Thinning Out is important because it reduces wind resistance of the tree or of its larger branches by selectively thinning the canopy from the top down. If you have doubts about whether or not your trees should be thinned, have Happy Trees take a look.
If your home or valuables are surrounded by large trees, Thinning Out may be something to consider.
We offer wind sail reduction – a method of pruning in which the goal is to reduce wind resistance in a tree’s canopy. The idea is that by selectively reducing the number of branches within the canopy, wind will be able to pass through the tree and will not be blown over by the strong gusts that occasionally come to the northwest. Wind sail reduction is also a way to better safeguard large branches withing the canopy. By thinning some of the smaller branches and twigs off the larger branches, there will be less wind force applied to the individual branches, and allowing them to withstand the wind’s forces better.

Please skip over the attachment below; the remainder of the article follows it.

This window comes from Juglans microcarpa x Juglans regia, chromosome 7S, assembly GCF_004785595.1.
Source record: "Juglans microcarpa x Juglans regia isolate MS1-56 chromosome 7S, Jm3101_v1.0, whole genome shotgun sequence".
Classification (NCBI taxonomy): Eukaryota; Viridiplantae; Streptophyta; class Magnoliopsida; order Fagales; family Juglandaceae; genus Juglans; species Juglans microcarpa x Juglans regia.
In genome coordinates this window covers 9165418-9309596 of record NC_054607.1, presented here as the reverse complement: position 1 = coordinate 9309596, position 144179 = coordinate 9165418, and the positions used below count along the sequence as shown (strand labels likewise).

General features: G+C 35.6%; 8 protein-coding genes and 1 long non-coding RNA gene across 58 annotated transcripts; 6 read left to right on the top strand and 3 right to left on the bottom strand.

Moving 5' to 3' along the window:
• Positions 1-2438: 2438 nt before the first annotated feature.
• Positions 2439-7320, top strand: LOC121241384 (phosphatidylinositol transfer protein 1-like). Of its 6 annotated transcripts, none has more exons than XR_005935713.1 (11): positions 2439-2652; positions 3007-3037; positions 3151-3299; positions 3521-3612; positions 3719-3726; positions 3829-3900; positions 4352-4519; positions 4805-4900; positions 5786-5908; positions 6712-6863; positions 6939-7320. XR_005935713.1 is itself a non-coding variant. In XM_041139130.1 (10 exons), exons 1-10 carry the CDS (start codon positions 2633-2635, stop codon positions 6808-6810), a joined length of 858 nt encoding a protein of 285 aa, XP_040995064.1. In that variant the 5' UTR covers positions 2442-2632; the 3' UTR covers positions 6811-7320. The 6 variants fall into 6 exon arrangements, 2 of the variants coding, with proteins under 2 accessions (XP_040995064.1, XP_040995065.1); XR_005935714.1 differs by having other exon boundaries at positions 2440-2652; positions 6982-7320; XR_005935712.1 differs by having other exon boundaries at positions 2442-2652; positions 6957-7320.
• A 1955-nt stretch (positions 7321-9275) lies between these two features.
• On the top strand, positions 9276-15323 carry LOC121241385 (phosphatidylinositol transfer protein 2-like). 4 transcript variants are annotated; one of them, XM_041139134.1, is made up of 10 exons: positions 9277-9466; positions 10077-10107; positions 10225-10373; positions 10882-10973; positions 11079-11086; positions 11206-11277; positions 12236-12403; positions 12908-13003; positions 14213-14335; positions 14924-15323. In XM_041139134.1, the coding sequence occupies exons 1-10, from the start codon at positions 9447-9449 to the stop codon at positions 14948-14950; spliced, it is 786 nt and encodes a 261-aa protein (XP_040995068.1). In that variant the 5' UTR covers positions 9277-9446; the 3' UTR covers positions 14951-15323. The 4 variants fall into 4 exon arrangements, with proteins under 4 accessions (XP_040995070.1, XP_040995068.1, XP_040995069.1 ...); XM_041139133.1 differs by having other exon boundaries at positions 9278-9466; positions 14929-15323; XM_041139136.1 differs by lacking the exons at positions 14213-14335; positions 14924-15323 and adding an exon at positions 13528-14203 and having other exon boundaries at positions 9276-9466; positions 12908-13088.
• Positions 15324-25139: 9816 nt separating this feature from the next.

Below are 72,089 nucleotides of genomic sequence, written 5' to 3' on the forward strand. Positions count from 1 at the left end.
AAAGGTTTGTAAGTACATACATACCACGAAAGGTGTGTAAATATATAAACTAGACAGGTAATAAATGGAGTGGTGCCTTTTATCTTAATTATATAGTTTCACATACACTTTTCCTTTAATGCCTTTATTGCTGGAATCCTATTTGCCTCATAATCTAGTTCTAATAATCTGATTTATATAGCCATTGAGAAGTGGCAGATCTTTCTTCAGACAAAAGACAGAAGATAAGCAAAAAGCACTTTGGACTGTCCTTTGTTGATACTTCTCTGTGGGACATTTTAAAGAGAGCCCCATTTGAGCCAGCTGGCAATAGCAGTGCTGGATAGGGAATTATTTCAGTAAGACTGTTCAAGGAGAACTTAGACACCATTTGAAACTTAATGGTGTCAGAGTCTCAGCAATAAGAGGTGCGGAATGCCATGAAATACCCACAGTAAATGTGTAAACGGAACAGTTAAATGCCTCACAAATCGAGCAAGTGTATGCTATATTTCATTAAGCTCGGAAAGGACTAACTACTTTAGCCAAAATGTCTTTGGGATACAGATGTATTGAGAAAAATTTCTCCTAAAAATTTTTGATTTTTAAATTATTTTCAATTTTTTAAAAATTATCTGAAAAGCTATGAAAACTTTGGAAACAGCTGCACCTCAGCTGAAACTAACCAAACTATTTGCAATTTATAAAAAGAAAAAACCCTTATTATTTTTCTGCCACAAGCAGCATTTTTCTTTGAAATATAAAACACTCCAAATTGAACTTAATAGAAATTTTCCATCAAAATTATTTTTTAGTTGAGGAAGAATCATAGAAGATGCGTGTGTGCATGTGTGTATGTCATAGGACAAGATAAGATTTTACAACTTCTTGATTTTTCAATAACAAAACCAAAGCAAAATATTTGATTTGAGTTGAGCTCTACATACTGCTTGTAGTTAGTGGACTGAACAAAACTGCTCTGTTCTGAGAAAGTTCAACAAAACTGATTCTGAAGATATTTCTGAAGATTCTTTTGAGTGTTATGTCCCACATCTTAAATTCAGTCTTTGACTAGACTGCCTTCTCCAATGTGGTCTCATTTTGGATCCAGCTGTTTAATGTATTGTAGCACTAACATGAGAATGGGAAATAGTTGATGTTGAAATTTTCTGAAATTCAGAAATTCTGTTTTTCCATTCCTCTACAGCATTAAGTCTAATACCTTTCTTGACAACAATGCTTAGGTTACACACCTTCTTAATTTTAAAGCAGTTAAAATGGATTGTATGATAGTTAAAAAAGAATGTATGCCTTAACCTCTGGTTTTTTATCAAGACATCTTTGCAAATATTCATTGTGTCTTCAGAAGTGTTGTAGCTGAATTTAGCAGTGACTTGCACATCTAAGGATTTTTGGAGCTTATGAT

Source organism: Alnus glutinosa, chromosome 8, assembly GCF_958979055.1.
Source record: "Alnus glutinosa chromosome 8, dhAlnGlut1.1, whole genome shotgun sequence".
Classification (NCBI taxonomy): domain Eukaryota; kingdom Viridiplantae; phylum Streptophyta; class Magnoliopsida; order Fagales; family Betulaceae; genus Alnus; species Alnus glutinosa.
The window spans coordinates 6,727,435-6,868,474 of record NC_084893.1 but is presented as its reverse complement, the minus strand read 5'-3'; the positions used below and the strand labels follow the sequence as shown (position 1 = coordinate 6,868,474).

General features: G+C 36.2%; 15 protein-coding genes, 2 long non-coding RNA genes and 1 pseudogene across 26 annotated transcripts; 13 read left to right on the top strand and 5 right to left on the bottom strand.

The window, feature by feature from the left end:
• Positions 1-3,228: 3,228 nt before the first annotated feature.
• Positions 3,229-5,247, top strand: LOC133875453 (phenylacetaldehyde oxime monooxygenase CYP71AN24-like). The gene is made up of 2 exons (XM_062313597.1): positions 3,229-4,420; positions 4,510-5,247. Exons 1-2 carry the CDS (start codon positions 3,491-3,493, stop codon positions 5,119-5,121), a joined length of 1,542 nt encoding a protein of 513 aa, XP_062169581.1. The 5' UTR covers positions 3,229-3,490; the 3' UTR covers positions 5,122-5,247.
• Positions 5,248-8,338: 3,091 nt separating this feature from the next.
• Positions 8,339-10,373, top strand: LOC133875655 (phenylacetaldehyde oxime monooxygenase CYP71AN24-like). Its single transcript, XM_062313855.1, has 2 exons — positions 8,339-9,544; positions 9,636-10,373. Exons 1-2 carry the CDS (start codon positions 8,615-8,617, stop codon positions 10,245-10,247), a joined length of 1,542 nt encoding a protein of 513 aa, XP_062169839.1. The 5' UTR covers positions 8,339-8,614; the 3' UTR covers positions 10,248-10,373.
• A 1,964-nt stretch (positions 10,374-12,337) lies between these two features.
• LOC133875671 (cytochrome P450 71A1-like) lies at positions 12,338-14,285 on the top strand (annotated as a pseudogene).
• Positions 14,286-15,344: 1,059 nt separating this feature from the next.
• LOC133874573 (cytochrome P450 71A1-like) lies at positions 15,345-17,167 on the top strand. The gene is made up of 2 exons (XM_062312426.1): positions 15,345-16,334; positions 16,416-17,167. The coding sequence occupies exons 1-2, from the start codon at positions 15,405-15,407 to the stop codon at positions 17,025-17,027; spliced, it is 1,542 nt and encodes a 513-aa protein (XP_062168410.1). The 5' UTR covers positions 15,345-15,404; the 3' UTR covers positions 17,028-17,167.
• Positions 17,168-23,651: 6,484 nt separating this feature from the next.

Care has to be taken to remove the right amount of branches and foliage. Too little branch reduction will not produce the desired wind resistance reduction, but removal of too many branches and foliage may stress the tree. Correct wind sail reduction will remove 10% to 25% of branches and foliage. If a tree has dense foliage before wind sail reduction, the amount removed will be closer to 25%. If a tree has relatively sparse foliage, and wind reduction is still appropriate, only 10% or the live foliage would be removed. On these type of trees, removal of dead wood (Dead Wood Pruning) might be a better option than a wind sail reduction.
The tree experts at Happy Trees can help you make a decision on the best course of action for your trees’ health and the safety of your home.